(3) The small sample sizes of the CPS and NHIS are also severe limitations on their use as a screener survey. There are some possibilities of accumulating cases over time, but that would introduce complications.

    (4) The large sample size of the NIS is a positive feature in considering its use as a screener survey. However, there would be problems using it as a screener survey given its focus on families with children and its disproportionate allocation to the IAP areas.

    (5) The size, breadth, and currency of the Census Bureau's planned ACS make it a promising possibility to serve as a screener survey. However, at the time of the workshop, its funding situation was uncertain; whether it will be funded, the level of funding, and the continuation of funding into the future were unclear. Ongoing use of the ACS, particularly if a field of degree question is added, would provide opportunities for changes in the design and scope of the NSCG and, to a lesser extent, the NSRCG.

    (6) Some possibilities for sampling new immigrants in S&E occupations may present themselves in the future at the INS, and lines of communication should be kept open. Currently, occupation is recorded on an INS form upon arrival, but it can be ambiguous or changed. Efforts to improve the currency and reliability of this information may be made in the near future. A frame with current and reliable information on degree and/or occupation of immigrants could help fill an important coverage gap in the current SESTAT structure.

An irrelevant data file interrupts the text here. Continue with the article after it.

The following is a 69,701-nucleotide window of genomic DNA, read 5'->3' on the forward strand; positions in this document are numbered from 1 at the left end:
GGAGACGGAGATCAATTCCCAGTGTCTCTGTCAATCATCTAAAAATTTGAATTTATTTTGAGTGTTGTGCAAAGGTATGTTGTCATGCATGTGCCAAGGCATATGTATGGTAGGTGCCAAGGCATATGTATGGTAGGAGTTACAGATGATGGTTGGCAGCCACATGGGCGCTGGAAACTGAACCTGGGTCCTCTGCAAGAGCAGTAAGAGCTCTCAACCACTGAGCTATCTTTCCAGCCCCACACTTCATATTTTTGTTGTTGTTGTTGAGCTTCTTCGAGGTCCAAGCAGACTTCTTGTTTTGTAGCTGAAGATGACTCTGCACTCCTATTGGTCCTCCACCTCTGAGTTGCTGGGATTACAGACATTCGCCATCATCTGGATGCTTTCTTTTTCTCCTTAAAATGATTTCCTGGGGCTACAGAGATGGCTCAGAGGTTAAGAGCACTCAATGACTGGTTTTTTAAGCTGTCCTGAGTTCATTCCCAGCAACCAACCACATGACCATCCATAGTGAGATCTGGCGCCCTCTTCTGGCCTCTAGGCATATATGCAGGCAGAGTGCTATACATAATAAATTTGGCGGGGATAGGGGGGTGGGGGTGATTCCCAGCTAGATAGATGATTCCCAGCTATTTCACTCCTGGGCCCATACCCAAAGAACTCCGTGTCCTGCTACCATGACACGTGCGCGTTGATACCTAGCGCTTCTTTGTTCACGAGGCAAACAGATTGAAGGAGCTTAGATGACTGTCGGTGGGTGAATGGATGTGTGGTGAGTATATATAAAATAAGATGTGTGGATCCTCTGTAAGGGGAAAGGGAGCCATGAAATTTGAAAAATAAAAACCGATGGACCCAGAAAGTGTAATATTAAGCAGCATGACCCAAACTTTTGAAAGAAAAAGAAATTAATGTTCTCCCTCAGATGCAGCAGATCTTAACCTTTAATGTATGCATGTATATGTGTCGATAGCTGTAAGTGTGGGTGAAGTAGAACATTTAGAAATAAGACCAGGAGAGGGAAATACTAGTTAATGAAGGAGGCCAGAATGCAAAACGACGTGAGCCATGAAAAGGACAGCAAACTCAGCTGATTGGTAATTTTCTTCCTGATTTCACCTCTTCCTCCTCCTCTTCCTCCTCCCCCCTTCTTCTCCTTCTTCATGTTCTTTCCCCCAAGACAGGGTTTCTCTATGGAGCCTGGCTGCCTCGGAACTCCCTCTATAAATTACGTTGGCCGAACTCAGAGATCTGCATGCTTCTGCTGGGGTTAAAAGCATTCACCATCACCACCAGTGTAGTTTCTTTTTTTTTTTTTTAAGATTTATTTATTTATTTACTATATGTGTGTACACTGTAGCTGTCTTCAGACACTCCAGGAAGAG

• The panel felt that it would be unwise for NSF to rely solely on the ACS as its screener survey. The two main alternative strategies are as follows:

    (1) Continue with the current panel, used throughout the 1990s, with freshening of the panel for new entrants to the S&E population. This option would retain all the past problems, such as response rate declines over the decade and the resultant degradation in the quality of the panel.

    (2) Repeat the process of the last decade, starting with a sample drawn from the long form of the 2000 census to produce the first wave of a new NSCG in 2003.

    With either of these strategies, there would still be a need to conduct the NSRCG to freshen the sample. NSF could switch to the ACS later in the decade, as soon as it is practicable. Alternatively, NSF could continue with one of the strategies throughout the rest of the decade, perhaps conducting pilot surveys with the ACS and then switching to the ACS at the beginning of the 2010 decade.